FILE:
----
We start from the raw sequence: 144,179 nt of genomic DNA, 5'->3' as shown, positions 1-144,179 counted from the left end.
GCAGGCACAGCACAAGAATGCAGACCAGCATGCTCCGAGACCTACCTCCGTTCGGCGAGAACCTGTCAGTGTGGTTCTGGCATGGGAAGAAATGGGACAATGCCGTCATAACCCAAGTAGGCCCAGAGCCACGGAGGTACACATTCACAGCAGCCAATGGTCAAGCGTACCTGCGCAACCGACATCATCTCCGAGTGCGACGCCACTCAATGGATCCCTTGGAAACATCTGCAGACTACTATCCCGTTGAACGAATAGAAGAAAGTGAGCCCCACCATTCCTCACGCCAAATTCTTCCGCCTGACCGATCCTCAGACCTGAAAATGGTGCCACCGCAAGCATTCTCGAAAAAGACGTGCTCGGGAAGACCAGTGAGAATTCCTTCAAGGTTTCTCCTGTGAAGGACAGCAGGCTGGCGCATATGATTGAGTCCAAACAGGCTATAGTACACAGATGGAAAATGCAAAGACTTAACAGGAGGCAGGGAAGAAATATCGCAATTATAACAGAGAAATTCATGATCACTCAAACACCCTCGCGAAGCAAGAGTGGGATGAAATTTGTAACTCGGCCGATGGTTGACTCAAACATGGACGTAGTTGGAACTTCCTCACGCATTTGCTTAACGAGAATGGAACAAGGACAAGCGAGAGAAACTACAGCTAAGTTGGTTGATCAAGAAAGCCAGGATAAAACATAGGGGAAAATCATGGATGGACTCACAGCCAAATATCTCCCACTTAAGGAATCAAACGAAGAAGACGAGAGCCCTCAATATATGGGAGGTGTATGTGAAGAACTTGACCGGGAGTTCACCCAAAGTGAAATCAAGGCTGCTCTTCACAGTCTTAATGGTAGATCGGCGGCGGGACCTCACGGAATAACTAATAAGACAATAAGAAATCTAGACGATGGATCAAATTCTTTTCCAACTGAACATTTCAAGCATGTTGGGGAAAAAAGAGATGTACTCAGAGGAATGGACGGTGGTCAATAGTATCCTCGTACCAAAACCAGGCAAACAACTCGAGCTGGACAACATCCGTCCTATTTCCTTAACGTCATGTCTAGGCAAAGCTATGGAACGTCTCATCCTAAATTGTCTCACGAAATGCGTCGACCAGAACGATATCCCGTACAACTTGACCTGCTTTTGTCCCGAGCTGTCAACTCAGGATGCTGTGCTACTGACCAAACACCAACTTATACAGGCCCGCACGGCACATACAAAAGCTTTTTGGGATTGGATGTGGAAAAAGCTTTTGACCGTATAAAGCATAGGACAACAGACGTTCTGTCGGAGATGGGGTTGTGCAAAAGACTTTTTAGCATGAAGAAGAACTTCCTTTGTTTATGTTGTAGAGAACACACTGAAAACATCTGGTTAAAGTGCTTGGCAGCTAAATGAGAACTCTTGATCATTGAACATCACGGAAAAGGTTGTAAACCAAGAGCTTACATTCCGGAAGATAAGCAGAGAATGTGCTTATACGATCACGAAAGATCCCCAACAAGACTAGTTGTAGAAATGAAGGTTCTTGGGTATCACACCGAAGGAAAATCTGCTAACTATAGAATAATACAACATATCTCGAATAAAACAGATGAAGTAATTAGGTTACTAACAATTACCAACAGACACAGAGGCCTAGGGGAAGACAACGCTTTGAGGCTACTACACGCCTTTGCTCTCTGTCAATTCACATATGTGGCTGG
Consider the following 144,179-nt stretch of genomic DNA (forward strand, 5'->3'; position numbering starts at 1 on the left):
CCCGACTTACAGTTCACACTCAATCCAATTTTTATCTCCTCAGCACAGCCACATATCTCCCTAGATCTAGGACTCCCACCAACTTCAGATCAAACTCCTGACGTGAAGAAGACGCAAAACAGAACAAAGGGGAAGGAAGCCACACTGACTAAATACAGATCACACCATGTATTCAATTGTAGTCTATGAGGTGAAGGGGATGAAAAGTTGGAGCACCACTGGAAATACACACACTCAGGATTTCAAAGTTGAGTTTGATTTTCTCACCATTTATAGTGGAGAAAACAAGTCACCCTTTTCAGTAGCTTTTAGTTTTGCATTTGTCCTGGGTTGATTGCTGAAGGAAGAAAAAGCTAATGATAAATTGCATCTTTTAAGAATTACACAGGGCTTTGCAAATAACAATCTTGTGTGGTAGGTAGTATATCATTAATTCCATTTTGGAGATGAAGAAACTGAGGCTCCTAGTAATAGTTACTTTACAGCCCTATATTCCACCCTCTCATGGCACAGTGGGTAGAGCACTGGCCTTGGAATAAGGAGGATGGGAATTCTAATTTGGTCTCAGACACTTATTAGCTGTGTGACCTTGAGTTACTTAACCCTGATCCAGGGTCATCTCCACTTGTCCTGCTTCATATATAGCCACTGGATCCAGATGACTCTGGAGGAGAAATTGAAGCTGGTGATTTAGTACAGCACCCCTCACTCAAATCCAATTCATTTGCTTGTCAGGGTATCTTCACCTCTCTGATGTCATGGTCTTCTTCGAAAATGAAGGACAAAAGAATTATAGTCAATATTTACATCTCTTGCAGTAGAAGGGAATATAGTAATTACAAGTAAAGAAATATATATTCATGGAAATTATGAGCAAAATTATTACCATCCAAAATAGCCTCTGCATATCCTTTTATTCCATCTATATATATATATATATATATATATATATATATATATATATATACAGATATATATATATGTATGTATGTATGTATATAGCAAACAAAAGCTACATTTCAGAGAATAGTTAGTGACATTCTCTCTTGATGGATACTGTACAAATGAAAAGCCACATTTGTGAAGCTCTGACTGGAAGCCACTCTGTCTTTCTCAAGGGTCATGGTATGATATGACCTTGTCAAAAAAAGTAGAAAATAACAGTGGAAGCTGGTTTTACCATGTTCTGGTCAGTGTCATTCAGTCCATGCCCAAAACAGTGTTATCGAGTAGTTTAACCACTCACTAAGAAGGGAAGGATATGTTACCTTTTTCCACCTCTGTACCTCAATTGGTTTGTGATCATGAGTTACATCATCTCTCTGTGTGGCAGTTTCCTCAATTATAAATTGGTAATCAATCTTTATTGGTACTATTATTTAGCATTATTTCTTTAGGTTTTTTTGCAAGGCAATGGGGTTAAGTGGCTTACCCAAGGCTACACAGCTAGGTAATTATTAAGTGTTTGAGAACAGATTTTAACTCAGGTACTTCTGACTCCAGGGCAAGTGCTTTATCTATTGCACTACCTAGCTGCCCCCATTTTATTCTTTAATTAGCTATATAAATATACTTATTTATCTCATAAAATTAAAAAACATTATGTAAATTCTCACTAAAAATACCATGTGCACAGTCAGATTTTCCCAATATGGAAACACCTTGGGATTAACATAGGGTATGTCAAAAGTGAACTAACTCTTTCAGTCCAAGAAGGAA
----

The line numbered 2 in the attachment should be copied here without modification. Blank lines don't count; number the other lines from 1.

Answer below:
GCAGGCACAGCACAAGAATGCAGACCAGCATGCTCCGAGACCTACCTCCGTTCGGCGAGAACCTGTCAGTGTGGTTCTGGCATGGGAAGAAATGGGACAATGCCGTCATAACCCAAGTAGGCCCAGAGCCACGGAGGTACACATTCACAGCAGCCAATGGTCAAGCGTACCTGCGCAACCGACATCATCTCCGAGTGCGACGCCACTCAATGGATCCCTTGGAAACATCTGCAGACTACTATCCCGTTGAACGAATAGAAGAAAGTGAGCCCCACCATTCCTCACGCCAAATTCTTCCGCCTGACCGATCCTCAGACCTGAAAATGGTGCCACCGCAAGCATTCTCGAAAAAGACGTGCTCGGGAAGACCAGTGAGAATTCCTTCAAGGTTTCTCCTGTGAAGGACAGCAGGCTGGCGCATATGATTGAGTCCAAACAGGCTATAGTACACAGATGGAAAATGCAAAGACTTAACAGGAGGCAGGGAAGAAATATCGCAATTATAACAGAGAAATTCATGATCACTCAAACACCCTCGCGAAGCAAGAGTGGGATGAAATTTGTAACTCGGCCGATGGTTGACTCAAACATGGACGTAGTTGGAACTTCCTCACGCATTTGCTTAACGAGAATGGAACAAGGACAAGCGAGAGAAACTACAGCTAAGTTGGTTGATCAAGAAAGCCAGGATAAAACATAGGGGAAAATCATGGATGGACTCACAGCCAAATATCTCCCACTTAAGGAATCAAACGAAGAAGACGAGAGCCCTCAATATATGGGAGGTGTATGTGAAGAACTTGACCGGGAGTTCACCCAAAGTGAAATCAAGGCTGCTCTTCACAGTCTTAATGGTAGATCGGCGGCGGGACCTCACGGAATAACTAATAAGACAATAAGAAATCTAGACGATGGATCAAATTCTTTTCCAACTGAACATTTCAAGCATGTTGGGGAAAAAAGAGATGTACTCAGAGGAATGGACGGTGGTCAATAGTATCCTCGTACCAAAACCAGGCAAACAACTCGAGCTGGACAACATCCGTCCTATTTCCTTAACGTCATGTCTAGGCAAAGCTATGGAACGTCTCATCCTAAATTGTCTCACGAAATGCGTCGACCAGAACGATATCCCGTACAACTTGACCTGCTTTTGTCCCGAGCTGTCAACTCAGGATGCTGTGCTACTGACCAAACACCAACTTATACAGGCCCGCACGGCACATACAAAAGCTTTTTGGGATTGGATGTGGAAAAAGCTTTTGACCGTATAAAGCATAGGACAACAGACGTTCTGTCGGAGATGGGGTTGTGCAAAAGACTTTTTAGCATGAAGAAGAACTTCCTTTGTTTATGTTGTAGAGAACACACTGAAAACATCTGGTTAAAGTGCTTGGCAGCTAAATGAGAACTCTTGATCATTGAACATCACGGAAAAGGTTGTAAACCAAGAGCTTACATTCCGGAAGATAAGCAGAGAATGTGCTTATACGATCACGAAAGATCCCCAACAAGACTAGTTGTAGAAATGAAGGTTCTTGGGTATCACACCGAAGGAAAATCTGCTAACTATAGAATAATACAACATATCTCGAATAAAACAGATGAAGTAATTAGGTTACTAACAATTACCAACAGACACAGAGGCCTAGGGGAAGACAACGCTTTGAGGCTACTACACGCCTTTGCTCTCTGTCAATTCACATATGTGGCTGG